Join Date: Jul 2003
Location: In the middle of nowhere, at the centre of everything.
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From what you wrote, it sounds like the root problem is the 8-year-old's poor self-esteem. I don't think that living in the shadow of a high-achieving, people-pleasing gifted elder sibling necessarily leads to serious self-esteem issues. My eldest is like your eldest, and her younger siblings have not had that kind of reaction. (My second-oldest does have some confidence issues, but there's no resentment or competitiveness between siblings.) So I'd be willing to bet that there's something else besides just his position in the family that's playing into this and setting him off, so that his older brother's ability is becoming a flashpoint for him. I think you're on the right track pursuing the possibility of LD issues; he may be enduring some very deep-seated struggles that are eroding his faith in his competence as a learner. Counselling might also be a good idea.
I do, however, think that since your younger child's self-esteem needs some TLC it is imperative that you rein in your eldest's impulse to one-up him. Eleven is more than old enough to understand the issues at play here. I would take him out for an ice cream date and have a long and serious conversation about the struggles his brother is having and what he can do to help support him. Talk about how being the eldest sucks in some respects, but it's great in one way: you're almost always the first, smartest, fastest, strongest, cleverest kid in the family when it comes to accomplishing things. That's an experience his younger brother almost never gets. And because he's not very happy inside himself right now, he needs some of those experiences desperately. And you think elder ds is old enough to help out in this respect, by giving younger ds chances to feel like he can excel and truly shine, without trumping his accomplishments. Give examples, and point out the choices of response that elder ds has, and re-iterate what kind of response you need from him. And I'd work out a secret hand signal or verbal nudge that could act as a reminder for the eldest.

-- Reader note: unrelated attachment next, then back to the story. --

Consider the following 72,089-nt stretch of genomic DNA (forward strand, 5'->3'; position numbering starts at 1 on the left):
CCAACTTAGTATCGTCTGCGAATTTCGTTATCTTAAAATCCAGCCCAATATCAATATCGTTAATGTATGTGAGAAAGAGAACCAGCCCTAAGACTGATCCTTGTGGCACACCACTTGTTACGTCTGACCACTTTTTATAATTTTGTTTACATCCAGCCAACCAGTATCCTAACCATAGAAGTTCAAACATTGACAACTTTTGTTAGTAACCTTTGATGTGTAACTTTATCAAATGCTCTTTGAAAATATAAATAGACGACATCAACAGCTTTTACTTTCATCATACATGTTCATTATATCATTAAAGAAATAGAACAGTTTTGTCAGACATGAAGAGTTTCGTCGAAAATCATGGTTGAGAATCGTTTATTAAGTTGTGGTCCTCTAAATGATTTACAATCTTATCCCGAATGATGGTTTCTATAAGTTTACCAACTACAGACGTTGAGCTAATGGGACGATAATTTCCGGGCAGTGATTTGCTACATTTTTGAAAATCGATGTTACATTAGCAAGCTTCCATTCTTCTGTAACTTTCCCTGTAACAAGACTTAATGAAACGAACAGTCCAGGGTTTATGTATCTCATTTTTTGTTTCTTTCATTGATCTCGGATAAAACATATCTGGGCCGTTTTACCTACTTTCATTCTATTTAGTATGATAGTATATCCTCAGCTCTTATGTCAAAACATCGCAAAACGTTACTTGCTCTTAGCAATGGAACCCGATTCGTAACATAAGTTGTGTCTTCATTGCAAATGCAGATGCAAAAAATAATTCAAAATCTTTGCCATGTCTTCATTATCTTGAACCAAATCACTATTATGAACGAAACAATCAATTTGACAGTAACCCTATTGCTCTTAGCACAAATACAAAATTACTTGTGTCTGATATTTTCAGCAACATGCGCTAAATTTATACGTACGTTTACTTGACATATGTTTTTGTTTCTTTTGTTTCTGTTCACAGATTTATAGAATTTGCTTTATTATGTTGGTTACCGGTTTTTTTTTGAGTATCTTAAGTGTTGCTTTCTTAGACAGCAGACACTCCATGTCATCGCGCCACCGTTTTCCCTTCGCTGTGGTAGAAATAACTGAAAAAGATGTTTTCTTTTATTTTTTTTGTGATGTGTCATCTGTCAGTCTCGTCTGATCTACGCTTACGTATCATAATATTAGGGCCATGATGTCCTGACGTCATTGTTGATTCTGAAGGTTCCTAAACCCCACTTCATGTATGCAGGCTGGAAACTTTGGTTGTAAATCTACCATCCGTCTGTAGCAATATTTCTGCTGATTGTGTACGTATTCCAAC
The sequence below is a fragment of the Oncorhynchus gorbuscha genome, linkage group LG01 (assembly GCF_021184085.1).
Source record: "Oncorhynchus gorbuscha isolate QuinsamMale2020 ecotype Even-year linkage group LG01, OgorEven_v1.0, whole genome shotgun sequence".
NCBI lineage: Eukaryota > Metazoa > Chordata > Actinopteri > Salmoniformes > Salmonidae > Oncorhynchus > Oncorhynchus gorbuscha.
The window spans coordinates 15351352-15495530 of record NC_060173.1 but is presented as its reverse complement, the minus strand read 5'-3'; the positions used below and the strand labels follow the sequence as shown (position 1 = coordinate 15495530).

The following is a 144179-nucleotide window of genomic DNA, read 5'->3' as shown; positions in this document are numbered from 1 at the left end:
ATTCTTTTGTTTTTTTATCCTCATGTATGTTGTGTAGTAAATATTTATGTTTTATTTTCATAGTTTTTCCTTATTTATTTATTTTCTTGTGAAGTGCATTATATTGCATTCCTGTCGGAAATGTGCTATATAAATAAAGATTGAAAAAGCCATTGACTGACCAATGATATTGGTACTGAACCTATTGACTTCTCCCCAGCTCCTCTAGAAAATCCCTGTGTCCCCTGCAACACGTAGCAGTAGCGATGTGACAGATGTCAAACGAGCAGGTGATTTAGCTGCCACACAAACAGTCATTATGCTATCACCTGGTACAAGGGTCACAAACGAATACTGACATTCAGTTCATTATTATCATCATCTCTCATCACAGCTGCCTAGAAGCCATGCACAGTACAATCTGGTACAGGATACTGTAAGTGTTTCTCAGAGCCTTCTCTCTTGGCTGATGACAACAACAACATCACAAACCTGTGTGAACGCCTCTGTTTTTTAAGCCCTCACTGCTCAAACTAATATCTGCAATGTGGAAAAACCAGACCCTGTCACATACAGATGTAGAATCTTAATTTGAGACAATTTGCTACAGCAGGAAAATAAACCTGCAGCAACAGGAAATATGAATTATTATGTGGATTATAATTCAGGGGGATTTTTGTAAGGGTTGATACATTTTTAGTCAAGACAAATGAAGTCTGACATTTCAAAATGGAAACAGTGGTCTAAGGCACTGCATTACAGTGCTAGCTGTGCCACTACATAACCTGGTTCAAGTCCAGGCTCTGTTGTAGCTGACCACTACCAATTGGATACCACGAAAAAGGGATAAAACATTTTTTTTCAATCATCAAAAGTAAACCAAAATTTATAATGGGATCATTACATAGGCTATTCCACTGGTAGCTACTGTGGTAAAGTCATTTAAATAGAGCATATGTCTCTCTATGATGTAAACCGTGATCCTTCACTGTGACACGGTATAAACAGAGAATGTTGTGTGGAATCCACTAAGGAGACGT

These sorts of conversations help build empathy and stronger family relationships. I think it's worth having them regularly. You could also have family meetings together to talk about "how we're getting along," without blame, simply giving everyone a chance to express themselves, their needs, their perspectives, and brainstorm ideas that would help. Family meetings have been immensely helpful in our family and I think they've headed off a lot of rivalry and resentment. We usually do them over yummy snacks and warm drinks, and everyone looks forward to them.
Mountain mama to one great kid and three great grown-ups